From its first day of operation in July 2019, the Gravitational Wave Data Centre (GWDC) has been the premier Australian facility for the burgeoning field of gravitational wave science. With data streaming in from observatories around the world, the Centre continues to provide support for Australian researchers – allowing them to take centre stage in the ongoing hunt for new gravitational wave events.
Based at Swinburne University of Technology, the GWDC is the first internationally-recognised gravitational wave data centre in Australia. Created to provide infrastructure, training and support to gravitational wave researchers across the country, the GWDC enables Australian researchers to lead the discovery of events from the latest data on an international scale and to maximise the scientific impact of their discoveries.
This has primarily been achieved via GWDC’s support of existing pipelines, originally created to instantly process and analyse data from gravitational wave observatories located in the United States and Europe. Currently Australia’s only real-time gravitational wave detection pipeline, the Summed Parallel Infinite Impulse Response (SPIIR) pipeline is one of four key software systems located at the gravitational wave observatories in the US, Europe and Japan. Run on computers to detect events in real time, signals are only considered likely gravitational wave detections if identified by more than one pipeline. The SPIIR pipeline is supported, developed and optimised by GWDC staff. Using Swinburne’s OzSTAR supercomputer extensively, researchers (including those from the ARC Centre of Excellence for Gravitational Wave Discovery – OzGrav) have been able to make several remarkable discoveries, including the first detected merger of a neutron star and black hole (announced in mid-2021, and detailed in the AAL 2020/21 Annual Report).
In late 2021 it was announced that the GWDC played a vital role in the detection of 35 new gravitational wave events – a record number over a 5 month period between November 2019 and March 2020.
Gravitational waves are ripples in space-time caused by the acceleration of massive objects. Predicted over 100 years ago, gravitational waves were first detected in 2015. All the detections since then have been caused by the spiral in and collision of black holes and neutron stars.
On 9 November 2021, the international collaboration to detect gravitational waves released its third catalogue of detections. Observational data collected during the “O3” observing run (21 weeks from late 2019 to early 2020) required 18 months of analysis before researchers could understand the nature of the systems behind each event. The catalogue lists 35 new events, bringing the total number of gravitational waves detected since 2015 to 90.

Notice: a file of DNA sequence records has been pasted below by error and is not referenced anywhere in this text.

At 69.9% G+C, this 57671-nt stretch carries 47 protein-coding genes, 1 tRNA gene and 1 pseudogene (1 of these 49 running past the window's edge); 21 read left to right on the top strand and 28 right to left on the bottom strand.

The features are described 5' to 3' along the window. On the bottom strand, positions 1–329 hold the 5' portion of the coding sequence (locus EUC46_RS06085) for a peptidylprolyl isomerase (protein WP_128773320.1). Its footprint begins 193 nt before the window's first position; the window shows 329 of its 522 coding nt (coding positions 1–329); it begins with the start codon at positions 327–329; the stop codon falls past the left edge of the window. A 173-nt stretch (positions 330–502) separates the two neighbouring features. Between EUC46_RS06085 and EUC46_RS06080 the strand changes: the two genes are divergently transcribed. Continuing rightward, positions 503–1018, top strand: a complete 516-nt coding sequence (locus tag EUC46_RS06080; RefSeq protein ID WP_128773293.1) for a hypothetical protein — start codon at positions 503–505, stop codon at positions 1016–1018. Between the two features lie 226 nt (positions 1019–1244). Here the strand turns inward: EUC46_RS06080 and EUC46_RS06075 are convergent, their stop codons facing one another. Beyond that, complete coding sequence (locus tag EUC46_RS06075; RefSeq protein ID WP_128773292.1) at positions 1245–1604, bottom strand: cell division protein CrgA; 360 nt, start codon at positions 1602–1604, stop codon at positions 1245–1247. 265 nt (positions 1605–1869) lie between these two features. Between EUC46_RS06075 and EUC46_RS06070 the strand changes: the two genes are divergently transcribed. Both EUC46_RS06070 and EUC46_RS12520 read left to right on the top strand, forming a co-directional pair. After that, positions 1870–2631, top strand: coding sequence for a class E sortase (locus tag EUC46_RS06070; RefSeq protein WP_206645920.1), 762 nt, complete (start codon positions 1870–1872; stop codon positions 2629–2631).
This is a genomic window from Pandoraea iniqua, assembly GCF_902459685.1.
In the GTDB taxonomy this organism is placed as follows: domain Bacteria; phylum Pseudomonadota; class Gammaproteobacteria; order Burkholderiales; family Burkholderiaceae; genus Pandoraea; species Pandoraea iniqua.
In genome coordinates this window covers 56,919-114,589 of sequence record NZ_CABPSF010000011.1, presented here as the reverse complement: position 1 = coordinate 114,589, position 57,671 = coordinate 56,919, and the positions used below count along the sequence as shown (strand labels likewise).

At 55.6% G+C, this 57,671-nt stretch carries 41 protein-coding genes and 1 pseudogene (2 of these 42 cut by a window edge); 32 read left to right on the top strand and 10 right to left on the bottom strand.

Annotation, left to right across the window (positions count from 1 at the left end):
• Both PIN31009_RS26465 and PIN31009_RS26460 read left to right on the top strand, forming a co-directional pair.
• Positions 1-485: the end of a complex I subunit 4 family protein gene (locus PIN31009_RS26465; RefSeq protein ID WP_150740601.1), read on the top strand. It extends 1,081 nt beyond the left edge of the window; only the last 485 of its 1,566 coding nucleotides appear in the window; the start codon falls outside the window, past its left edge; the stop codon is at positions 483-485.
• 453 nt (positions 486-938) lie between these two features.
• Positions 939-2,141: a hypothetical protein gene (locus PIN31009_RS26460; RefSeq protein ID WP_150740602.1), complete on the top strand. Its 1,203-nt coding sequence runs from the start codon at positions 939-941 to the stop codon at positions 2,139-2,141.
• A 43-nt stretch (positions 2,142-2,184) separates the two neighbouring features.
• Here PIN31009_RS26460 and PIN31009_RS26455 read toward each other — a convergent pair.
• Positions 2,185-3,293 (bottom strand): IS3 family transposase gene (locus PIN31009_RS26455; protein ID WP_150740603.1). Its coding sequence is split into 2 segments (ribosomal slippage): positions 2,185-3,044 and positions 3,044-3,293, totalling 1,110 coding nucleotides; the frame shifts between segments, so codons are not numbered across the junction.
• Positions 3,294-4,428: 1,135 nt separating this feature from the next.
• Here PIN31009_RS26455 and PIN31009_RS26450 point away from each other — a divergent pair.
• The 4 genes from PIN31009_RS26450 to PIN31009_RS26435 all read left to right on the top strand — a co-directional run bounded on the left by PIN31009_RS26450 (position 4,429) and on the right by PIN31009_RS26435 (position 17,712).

Gravitational wave detection requires instruments capable of some of the most precise and sensitive measurements ever made. Analysis of the measurements then require sophisticated codes run for many months on vast supercomputers. Researchers responded to the scale of the problem by forming a global collaboration based around two detectors in the US (LIGO Hanford and Livingston), one in Europe (Virgo) and one in Japan (KAGRA), and a number of supercomputing centres including the GWDC in Australia.
The GWDC supported the latest international effort in a number of key ways:
The GWDC has provided support that critically enables Australian gravitational-wave researchers to continue their leading role in this exciting new scientific field of discovery.
The GWDC team contributed a 60 minute session at the OzGrav Retreat on November 24th (delivered remotely via GatherTown). The session featured an overview of the GWDC, short updates from the science leaders of the key development projects (SPIIR, MeerTime, GWCloud, GWLab, GWLandscape), an update on the progress of small development projects and time for discussion with the gravitational wave research community.
GWCloud makes it simple to access gravitational wave astronomy data with an intuitive, fully managed job system. During 2021/22, the integration of GWCloud with the CIT cluster at Caltech was a big highlight for the GWDC team, as it expanded the reach of GWCloud and further cemented the role of GWDC within the international LIGO community. The initiation of the GWLandscape project was also a highlight for the GWDC. GWLandscape is a web portal designed to interact with the COMPAS code used by OzGrav to model populations of merging compact objects (COMPAS stands for Compact Object Mergers: Population Astrophysics and Statistics).
AAL were delighted to have been awarded an additional $1.4M from the NCRIS program to support the GWDC and computing projects related to the European Southern Observatory (ESO).
The GWDC is utilising its part of the funding to maintain operations and support the SPIIR pipeline. Designed to detect cosmic gravitational wave signals from coalescing binary neutron stars and black holes in real time, the pipeline will contribute to a globally coordinated all-sky survey set to run from late 2022 until 2024. This will be the longest and most sensitive observing run ever conducted, involving gravitational wave detectors located in the US, Italy and Japan.
For more, see AAL’s news story here.
The GWDC currently supports research from six major Australian institutions – The Australian National University, Monash University, Swinburne University of Technology (host institution for the GWDC), The University of Melbourne, The University of Western Australia and The University of Adelaide. The GWDC operates alongside the existing Astronomy Data and Computing Services (ADACS) team at Swinburne, which has been providing a generalised data and computing service to the national astronomy community from early 2017.